Enterprise software giant SAP has lost Business Objects' Steve Lucas, one of its brightest software-as-a-service stars, to Salesforce.com, where he takes up a new role driving the vendor's platform strategy
Enterprise software giant SAP has lost one of its brightest software-as-a-service stars to SaaS titan Salesforce.com, I can exclusively reveal. Steve Lucas, who spearheaded the development of SaaS at Business Objects, acquired by SAP last year, left the company at the end of June and began work straight away at Salesforce.com, where his job title is (bear with me, it's quite long): senior vice-president of platform marketing, AppExchange and Force.com. [Disclosure: Salesforce.com is a recent client].
Lucas (pictured right, courtesy of SAP) is well regarded in the industry for his track record at Business Objects and would likely be seen as an asset for any SaaS vendor. I think his appointment sends a strong signal that Salesforce.com is determined to make a success of its platform strategy, which he and I discussed in a brief call just ahead of last weekend's holiday — more on that in moment.
I discovered another surprise recruit also started at Salesforce.com last week. She is Erin TenWolde, who has been IDC's lead analyst on SaaS for the past two years and spent a total of some five years on the analyst firm's SaaS team. TenWolde knows the industry inside-out (as I joked last week, she knows where all the bodies are buried) and will be a tremendous asset to Salesforce.com's competitive intelligence, messaging and analyst relations in her new role.
The loss of Lucas is a blow to SAP, which is battling to retain credibility for its SaaS initiatives after delaying the public roll-out of its Business ByDesign project earlier this year by 12-18 months. Lucas is proud of what has been achieved at Business Objects, but he said that SAP's ability to make broader progress with SaaS is stymied by the lack of a central vision for the model. "SAP doesn't have a SaaS strategy," he told me. "They don't have a single piece of paper that states what their SaaS strategy is." That lack of direction was a source of frustration that contributed to his decision to leave, he said. "They know how to do this. It's the political thing that prevents them from doing it," he told me. "There certainly are pockets of success, but that doesn't translate into a strategy for SaaS."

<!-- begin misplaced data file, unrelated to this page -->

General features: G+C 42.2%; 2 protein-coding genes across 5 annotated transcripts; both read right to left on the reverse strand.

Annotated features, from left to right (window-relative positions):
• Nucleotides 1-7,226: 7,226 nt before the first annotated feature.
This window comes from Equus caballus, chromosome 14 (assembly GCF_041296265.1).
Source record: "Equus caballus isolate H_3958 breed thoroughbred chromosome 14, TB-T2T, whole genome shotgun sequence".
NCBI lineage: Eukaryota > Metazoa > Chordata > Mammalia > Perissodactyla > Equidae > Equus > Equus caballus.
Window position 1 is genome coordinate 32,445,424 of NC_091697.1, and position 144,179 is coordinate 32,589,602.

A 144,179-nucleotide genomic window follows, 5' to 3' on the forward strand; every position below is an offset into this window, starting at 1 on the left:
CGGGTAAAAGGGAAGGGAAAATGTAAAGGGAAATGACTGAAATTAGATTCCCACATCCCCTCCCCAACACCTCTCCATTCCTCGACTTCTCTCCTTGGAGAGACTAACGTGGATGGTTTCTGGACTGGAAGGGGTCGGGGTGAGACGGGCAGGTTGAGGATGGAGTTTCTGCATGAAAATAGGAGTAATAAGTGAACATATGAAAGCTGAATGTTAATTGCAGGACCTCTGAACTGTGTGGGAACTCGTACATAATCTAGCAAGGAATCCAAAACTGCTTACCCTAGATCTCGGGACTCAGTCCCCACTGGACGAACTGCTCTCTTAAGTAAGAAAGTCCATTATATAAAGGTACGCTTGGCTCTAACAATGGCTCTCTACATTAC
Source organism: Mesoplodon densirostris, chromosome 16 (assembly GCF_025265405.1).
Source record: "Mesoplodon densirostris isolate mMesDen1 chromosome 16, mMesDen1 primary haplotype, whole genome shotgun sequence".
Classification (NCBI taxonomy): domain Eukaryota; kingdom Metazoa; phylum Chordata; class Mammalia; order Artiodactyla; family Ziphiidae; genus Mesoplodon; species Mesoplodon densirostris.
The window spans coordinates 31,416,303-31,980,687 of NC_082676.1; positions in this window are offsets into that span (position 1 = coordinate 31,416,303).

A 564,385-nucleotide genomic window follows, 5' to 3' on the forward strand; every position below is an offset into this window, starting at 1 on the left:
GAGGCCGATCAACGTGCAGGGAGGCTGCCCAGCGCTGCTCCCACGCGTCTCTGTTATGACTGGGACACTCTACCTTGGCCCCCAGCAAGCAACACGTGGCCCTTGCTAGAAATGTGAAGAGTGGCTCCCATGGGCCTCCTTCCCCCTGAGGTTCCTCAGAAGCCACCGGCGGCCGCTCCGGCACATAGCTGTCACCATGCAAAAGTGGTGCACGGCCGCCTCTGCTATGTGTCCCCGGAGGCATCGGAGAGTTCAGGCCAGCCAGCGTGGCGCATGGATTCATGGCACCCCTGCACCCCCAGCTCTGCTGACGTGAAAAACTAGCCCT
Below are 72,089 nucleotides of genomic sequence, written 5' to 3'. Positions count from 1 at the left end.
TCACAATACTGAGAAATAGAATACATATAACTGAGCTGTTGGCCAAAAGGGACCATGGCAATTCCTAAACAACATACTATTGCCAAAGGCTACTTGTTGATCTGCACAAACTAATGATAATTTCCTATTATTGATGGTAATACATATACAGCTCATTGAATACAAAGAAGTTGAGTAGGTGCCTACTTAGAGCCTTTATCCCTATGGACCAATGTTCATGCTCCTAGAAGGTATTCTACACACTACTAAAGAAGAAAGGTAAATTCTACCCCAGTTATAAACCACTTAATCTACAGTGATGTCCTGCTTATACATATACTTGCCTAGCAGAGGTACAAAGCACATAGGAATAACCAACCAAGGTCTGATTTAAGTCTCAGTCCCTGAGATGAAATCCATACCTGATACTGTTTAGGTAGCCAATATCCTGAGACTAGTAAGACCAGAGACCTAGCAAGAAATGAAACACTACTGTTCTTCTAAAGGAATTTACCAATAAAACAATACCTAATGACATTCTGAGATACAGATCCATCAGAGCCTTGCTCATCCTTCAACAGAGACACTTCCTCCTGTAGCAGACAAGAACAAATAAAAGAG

At Salesforce.com, there's no shortage of SaaS vision. What Lucas will be focusing on is delivering the strategy for PaaS (platform-as-a-service), which hasn't been as smoothly executed as the vendor's core SaaS application strategy. "We've got to streamline this," he told me last week, admitting that the platform message going out to ISVs hasn't been as clear-cut as it could have been.
Lucas said there are three main ways that ISVs can partner with Salesforce.com as a platform: "You can build, market or sell." Force.com is designed for those that want to build applications, while AppExchange is for ISVs that already have an application of their own and are focused on marketing it. The upcoming Checkout service will be for those that want to fulfil sales using Salesforce.com infrastructure, he explained. For his first 90 days, Lucas told me he'll focus on clarifying and streamlining the onboarding process for ISVs so that partners can get up-and-running on the right program in less than a day. "We want to make sure it's a seamless, instant and frictionless process," he said.
Thereafter, his sights are set ambitiously high, with Force.com seen on a par with today's established application development platforms. "There's no reason we can't be more successful than a Java or .Net platform," he told me. Based on his own experience at Business Objects, he believes the Force.com platform is a compelling proposition for ISVs. "For the price of what Force.com is going out for, it's an outstanding amount of technology that's available," he told me. "I can't understand how a company would build a business plan that could show them doing it as profitably on their own." His task now is to take that message out to ISVs, compellingly and convincingly.